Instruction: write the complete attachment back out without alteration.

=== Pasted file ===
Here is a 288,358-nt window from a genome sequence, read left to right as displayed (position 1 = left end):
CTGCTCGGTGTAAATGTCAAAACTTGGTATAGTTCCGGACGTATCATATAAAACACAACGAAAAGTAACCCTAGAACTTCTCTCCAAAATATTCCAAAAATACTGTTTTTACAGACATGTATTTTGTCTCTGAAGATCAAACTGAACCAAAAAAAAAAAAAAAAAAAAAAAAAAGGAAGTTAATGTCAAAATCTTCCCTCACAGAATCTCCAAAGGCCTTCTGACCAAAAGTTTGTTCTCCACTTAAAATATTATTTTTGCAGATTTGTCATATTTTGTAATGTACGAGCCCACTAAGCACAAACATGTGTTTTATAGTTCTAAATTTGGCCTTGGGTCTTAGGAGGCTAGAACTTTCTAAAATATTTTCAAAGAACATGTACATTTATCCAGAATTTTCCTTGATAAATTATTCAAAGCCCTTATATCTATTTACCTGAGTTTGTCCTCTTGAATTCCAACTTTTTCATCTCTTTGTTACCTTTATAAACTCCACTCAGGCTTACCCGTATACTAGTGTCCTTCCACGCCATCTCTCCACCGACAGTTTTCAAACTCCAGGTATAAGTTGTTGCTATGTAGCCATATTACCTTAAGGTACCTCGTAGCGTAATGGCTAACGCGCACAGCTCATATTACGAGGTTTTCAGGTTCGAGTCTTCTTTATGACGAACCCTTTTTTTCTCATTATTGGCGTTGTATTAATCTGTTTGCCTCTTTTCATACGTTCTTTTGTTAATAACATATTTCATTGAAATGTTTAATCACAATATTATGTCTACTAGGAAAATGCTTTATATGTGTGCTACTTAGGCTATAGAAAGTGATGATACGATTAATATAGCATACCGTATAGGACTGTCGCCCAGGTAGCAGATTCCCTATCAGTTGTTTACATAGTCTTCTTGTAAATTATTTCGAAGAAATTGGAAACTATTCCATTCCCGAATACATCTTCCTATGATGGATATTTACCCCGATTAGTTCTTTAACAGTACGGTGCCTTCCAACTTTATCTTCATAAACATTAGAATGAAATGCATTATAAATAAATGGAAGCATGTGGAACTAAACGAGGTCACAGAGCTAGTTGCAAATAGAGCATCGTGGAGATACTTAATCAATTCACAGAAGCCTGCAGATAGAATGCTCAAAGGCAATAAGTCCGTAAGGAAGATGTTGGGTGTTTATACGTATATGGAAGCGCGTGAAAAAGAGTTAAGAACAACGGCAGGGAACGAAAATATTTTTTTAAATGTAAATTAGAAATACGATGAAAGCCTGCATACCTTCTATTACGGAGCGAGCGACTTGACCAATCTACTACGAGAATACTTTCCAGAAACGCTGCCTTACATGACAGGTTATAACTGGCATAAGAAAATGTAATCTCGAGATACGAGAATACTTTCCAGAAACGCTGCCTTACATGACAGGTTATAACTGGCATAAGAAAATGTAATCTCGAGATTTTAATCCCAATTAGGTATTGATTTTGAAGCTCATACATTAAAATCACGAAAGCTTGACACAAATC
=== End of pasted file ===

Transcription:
Here is a 288,358-nt window from a genome sequence, read left to right as displayed (position 1 = left end):
CTGCTCGGTGTAAATGTCAAAACTTGGTATAGTTCCGGACGTATCATATAAAACACAACGAAAAGTAACCCTAGAACTTCTCTCCAAAATATTCCAAAAATACTGTTTTTACAGACATGTATTTTGTCTCTGAAGATCAAACTGAACCAAAAAAAAAAAAAAAAAAAAAAAAAAGGAAGTTAATGTCAAAATCTTCCCTCACAGAATCTCCAAAGGCCTTCTGACCAAAAGTTTGTTCTCCACTTAAAATATTATTTTTGCAGATTTGTCATATTTTGTAATGTACGAGCCCACTAAGCACAAACATGTGTTTTATAGTTCTAAATTTGGCCTTGGGTCTTAGGAGGCTAGAACTTTCTAAAATATTTTCAAAGAACATGTACATTTATCCAGAATTTTCCTTGATAAATTATTCAAAGCCCTTATATCTATTTACCTGAGTTTGTCCTCTTGAATTCCAACTTTTTCATCTCTTTGTTACCTTTATAAACTCCACTCAGGCTTACCCGTATACTAGTGTCCTTCCACGCCATCTCTCCACCGACAGTTTTCAAACTCCAGGTATAAGTTGTTGCTATGTAGCCATATTACCTTAAGGTACCTCGTAGCGTAATGGCTAACGCGCACAGCTCATATTACGAGGTTTTCAGGTTCGAGTCTTCTTTATGACGAACCCTTTTTTTCTCATTATTGGCGTTGTATTAATCTGTTTGCCTCTTTTCATACGTTCTTTTGTTAATAACATATTTCATTGAAATGTTTAATCACAATATTATGTCTACTAGGAAAATGCTTTATATGTGTGCTACTTAGGCTATAGAAAGTGATGATACGATTAATATAGCATACCGTATAGGACTGTCGCCCAGGTAGCAGATTCCCTATCAGTTGTTTACATAGTCTTCTTGTAAATTATTTCGAAGAAATTGGAAACTATTCCATTCCCGAATACATCTTCCTATGATGGATATTTACCCCGATTAGTTCTTTAACAGTACGGTGCCTTCCAACTTTATCTTCATAAACATTAGAATGAAATGCATTATAAATAAATGGAAGCATGTGGAACTAAACGAGGTCACAGAGCTAGTTGCAAATAGAGCATCGTGGAGATACTTAATCAATTCACAGAAGCCTGCAGATAGAATGCTCAAAGGCAATAAGTCCGTAAGGAAGATGTTGGGTGTTTATACGTATATGGAAGCGCGTGAAAAAGAGTTAAGAACAACGGCAGGGAACGAAAATATTTTTTTAAATGTAAATTAGAAATACGATGAAAGCCTGCATACCTTCTATTACGGAGCGAGCGACTTGACCAATCTACTACGAGAATACTTTCCAGAAACGCTGCCTTACATGACAGGTTATAACTGGCATAAGAAAATGTAATCTCGAGATACGAGAATACTTTCCAGAAACGCTGCCTTACATGACAGGTTATAACTGGCATAAGAAAATGTAATCTCGAGATTTTAATCCCAATTAGGTATTGATTTTGAAGCTCATACATTAAAATCACGAAAGCTTGACACAAATC